I’m Mary Gardiner. It’s also the name I am best known by in geekland: I go by lots of names online and can’t commit to any of them.
If asked about my geekdom I tend to talk about Free Software, which I occasionally write and generally am steeped in in various ways. Eventually I will also remember that I’m a PhD student in a computer science program. If asked about my feminism, I guess the most constant thing is that the question about not calling myself a feminist never made a lot of sense. Maybe it’s a literalist geek thing: if there’s a label for supporting ending of oppression of and discrimination against women, and I believe in so doing, doesn’t the label apply?
I currently like to count myself as two people whenever a vote is or might conceivably be called for: in four months or a bit longer I will be a geek feminist mother for the first time. Otherwise, the most immediate thing that I’m thinking about is intersectionality, and the fact that this is a recent thing and not a core part of my self should tell you how privileged I am: white, young, able-bodied, tertiary educated, heterosexual, among other things. I even have a slightly rare trait which is privileged because it’s more common in male bodies: I’m very tall (tall enough that I’d still be quite a tall man, tall enough that I know what its like to be the tallest person in a medium-sized room) and the things in the world that are built for average men to reach, lift, manipulate and control are right there in arm’s reach for me too.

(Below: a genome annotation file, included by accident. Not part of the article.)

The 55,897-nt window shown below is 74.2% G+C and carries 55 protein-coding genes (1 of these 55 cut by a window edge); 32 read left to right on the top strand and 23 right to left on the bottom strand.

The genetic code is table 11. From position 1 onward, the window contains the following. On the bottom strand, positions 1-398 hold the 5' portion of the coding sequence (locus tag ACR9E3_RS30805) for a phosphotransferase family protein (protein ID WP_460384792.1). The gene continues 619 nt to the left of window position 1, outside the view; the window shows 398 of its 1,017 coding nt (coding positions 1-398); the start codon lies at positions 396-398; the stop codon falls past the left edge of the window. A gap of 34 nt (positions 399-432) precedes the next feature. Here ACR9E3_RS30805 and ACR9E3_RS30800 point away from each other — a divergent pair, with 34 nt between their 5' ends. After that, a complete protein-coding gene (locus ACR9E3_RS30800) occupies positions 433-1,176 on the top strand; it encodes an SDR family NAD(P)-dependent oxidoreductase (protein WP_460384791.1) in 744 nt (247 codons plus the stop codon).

I hope to learn a lot here about geekdom, feminism, and other things.
I’ve also come late and brutally to an awareness of intersectionality, reflecting my own straight white able-bodied tertiary-educated privilege. It’s been a long year for me as I try to dismantle some of my blinkers around race especially. Right now I am wading through the latest round of fail from ReaderCon and WorldCon (linked from Skud’s post); makes it clearer than ever to me that Fail Is A Feminist Issue.